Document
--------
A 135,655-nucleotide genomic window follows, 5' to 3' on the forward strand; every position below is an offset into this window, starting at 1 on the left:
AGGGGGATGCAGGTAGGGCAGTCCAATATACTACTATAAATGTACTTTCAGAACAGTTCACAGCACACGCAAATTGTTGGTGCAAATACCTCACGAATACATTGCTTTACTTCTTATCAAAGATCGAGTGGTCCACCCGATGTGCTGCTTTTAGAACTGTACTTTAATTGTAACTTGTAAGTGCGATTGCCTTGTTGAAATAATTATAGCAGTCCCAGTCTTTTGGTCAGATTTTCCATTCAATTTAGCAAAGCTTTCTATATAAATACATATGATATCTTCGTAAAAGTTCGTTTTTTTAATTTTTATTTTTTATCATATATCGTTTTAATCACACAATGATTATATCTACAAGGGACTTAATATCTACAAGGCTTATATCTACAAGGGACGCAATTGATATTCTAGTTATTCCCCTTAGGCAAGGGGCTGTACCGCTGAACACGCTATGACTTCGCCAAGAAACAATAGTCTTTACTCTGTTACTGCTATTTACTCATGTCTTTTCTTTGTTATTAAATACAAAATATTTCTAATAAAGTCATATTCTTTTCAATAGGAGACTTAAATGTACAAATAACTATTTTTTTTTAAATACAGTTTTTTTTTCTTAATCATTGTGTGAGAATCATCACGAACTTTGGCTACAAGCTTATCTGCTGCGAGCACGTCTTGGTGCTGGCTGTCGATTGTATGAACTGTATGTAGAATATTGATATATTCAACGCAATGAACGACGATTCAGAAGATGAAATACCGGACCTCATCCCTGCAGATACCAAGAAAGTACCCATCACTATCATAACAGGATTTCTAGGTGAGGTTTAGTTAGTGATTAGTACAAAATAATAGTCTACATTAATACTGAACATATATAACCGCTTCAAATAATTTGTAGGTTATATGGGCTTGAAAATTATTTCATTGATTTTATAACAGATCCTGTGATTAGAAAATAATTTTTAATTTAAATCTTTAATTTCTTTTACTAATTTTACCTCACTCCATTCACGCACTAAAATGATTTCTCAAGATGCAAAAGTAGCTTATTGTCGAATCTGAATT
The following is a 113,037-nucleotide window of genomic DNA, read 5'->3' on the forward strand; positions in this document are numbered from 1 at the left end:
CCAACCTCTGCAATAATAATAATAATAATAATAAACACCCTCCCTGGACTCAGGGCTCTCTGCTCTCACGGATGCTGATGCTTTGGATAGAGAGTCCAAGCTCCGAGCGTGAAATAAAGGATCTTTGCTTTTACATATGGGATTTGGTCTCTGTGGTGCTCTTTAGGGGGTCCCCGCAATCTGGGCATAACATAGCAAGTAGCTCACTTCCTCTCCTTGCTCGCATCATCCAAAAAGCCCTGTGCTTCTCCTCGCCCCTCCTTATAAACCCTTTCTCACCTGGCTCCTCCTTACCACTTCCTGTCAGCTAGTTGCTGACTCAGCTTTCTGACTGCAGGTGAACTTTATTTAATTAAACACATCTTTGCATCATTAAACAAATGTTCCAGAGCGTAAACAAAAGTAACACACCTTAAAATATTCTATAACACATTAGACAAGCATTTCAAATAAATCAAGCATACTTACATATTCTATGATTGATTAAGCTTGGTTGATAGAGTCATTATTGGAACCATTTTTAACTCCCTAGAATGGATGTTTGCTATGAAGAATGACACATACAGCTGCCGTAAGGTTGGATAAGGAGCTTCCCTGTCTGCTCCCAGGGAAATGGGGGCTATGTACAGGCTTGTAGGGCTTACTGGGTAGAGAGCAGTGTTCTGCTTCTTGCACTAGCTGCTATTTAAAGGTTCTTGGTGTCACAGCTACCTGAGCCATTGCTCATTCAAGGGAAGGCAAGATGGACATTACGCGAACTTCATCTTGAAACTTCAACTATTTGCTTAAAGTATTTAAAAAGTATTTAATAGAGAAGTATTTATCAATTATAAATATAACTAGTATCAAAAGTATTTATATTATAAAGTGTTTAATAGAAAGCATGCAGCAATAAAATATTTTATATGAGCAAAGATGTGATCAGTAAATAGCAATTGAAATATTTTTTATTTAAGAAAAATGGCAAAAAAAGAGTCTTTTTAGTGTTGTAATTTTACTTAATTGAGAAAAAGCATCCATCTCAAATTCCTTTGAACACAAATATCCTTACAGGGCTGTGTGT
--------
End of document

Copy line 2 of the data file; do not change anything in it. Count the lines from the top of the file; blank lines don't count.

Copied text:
AGGGGGATGCAGGTAGGGCAGTCCAATATACTACTATAAATGTACTTTCAGAACAGTTCACAGCACACGCAAATTGTTGGTGCAAATACCTCACGAATACATTGCTTTACTTCTTATCAAAGATCGAGTGGTCCACCCGATGTGCTGCTTTTAGAACTGTACTTTAATTGTAACTTGTAAGTGCGATTGCCTTGTTGAAATAATTATAGCAGTCCCAGTCTTTTGGTCAGATTTTCCATTCAATTTAGCAAAGCTTTCTATATAAATACATATGATATCTTCGTAAAAGTTCGTTTTTTTAATTTTTATTTTTTATCATATATCGTTTTAATCACACAATGATTATATCTACAAGGGACTTAATATCTACAAGGCTTATATCTACAAGGGACGCAATTGATATTCTAGTTATTCCCCTTAGGCAAGGGGCTGTACCGCTGAACACGCTATGACTTCGCCAAGAAACAATAGTCTTTACTCTGTTACTGCTATTTACTCATGTCTTTTCTTTGTTATTAAATACAAAATATTTCTAATAAAGTCATATTCTTTTCAATAGGAGACTTAAATGTACAAATAACTATTTTTTTTTAAATACAGTTTTTTTTTCTTAATCATTGTGTGAGAATCATCACGAACTTTGGCTACAAGCTTATCTGCTGCGAGCACGTCTTGGTGCTGGCTGTCGATTGTATGAACTGTATGTAGAATATTGATATATTCAACGCAATGAACGACGATTCAGAAGATGAAATACCGGACCTCATCCCTGCAGATACCAAGAAAGTACCCATCACTATCATAACAGGATTTCTAGGTGAGGTTTAGTTAGTGATTAGTACAAAATAATAGTCTACATTAATACTGAACATATATAACCGCTTCAAATAATTTGTAGGTTATATGGGCTTGAAAATTATTTCATTGATTTTATAACAGATCCTGTGATTAGAAAATAATTTTTAATTTAAATCTTTAATTTCTTTTACTAATTTTACCTCACTCCATTCACGCACTAAAATGATTTCTCAAGATGCAAAAGTAGCTTATTGTCGAATCTGAATT